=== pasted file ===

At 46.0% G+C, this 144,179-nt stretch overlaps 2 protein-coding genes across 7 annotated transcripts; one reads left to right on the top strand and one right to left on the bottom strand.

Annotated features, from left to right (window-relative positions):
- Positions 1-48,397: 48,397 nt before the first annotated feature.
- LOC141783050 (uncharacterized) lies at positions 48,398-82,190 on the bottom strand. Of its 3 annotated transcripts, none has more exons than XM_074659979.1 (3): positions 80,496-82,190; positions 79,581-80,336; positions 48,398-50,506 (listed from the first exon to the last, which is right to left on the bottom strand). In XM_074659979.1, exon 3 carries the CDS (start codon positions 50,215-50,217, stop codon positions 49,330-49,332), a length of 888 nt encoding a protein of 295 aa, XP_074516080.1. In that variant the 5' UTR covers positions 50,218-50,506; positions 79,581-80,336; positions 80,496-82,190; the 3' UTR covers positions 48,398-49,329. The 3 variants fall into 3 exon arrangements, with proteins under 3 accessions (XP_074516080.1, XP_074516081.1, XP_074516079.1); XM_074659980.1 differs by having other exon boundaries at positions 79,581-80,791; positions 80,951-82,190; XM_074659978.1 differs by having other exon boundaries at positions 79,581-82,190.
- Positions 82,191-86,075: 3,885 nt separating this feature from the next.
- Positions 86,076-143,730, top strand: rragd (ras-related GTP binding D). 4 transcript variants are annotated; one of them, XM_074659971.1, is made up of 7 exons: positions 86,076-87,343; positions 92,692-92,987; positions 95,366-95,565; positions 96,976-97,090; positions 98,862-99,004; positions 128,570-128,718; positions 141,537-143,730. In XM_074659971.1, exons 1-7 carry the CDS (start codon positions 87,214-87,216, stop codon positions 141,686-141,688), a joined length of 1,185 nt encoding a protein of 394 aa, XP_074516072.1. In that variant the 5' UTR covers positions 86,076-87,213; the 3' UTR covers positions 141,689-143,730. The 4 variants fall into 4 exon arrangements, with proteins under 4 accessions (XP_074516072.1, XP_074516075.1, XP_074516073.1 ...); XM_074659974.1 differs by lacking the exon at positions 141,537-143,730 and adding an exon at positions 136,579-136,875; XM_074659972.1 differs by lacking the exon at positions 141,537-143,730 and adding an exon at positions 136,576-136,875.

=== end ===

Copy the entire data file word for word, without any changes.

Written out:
At 46.0% G+C, this 144,179-nt stretch overlaps 2 protein-coding genes across 7 annotated transcripts; one reads left to right on the top strand and one right to left on the bottom strand.

Annotated features, from left to right (window-relative positions):
- Positions 1-48,397: 48,397 nt before the first annotated feature.
- LOC141783050 (uncharacterized) lies at positions 48,398-82,190 on the bottom strand. Of its 3 annotated transcripts, none has more exons than XM_074659979.1 (3): positions 80,496-82,190; positions 79,581-80,336; positions 48,398-50,506 (listed from the first exon to the last, which is right to left on the bottom strand). In XM_074659979.1, exon 3 carries the CDS (start codon positions 50,215-50,217, stop codon positions 49,330-49,332), a length of 888 nt encoding a protein of 295 aa, XP_074516080.1. In that variant the 5' UTR covers positions 50,218-50,506; positions 79,581-80,336; positions 80,496-82,190; the 3' UTR covers positions 48,398-49,329. The 3 variants fall into 3 exon arrangements, with proteins under 3 accessions (XP_074516080.1, XP_074516081.1, XP_074516079.1); XM_074659980.1 differs by having other exon boundaries at positions 79,581-80,791; positions 80,951-82,190; XM_074659978.1 differs by having other exon boundaries at positions 79,581-82,190.
- Positions 82,191-86,075: 3,885 nt separating this feature from the next.
- Positions 86,076-143,730, top strand: rragd (ras-related GTP binding D). 4 transcript variants are annotated; one of them, XM_074659971.1, is made up of 7 exons: positions 86,076-87,343; positions 92,692-92,987; positions 95,366-95,565; positions 96,976-97,090; positions 98,862-99,004; positions 128,570-128,718; positions 141,537-143,730. In XM_074659971.1, exons 1-7 carry the CDS (start codon positions 87,214-87,216, stop codon positions 141,686-141,688), a joined length of 1,185 nt encoding a protein of 394 aa, XP_074516072.1. In that variant the 5' UTR covers positions 86,076-87,213; the 3' UTR covers positions 141,689-143,730. The 4 variants fall into 4 exon arrangements, with proteins under 4 accessions (XP_074516072.1, XP_074516075.1, XP_074516073.1 ...); XM_074659974.1 differs by lacking the exon at positions 141,537-143,730 and adding an exon at positions 136,579-136,875; XM_074659972.1 differs by lacking the exon at positions 141,537-143,730 and adding an exon at positions 136,576-136,875.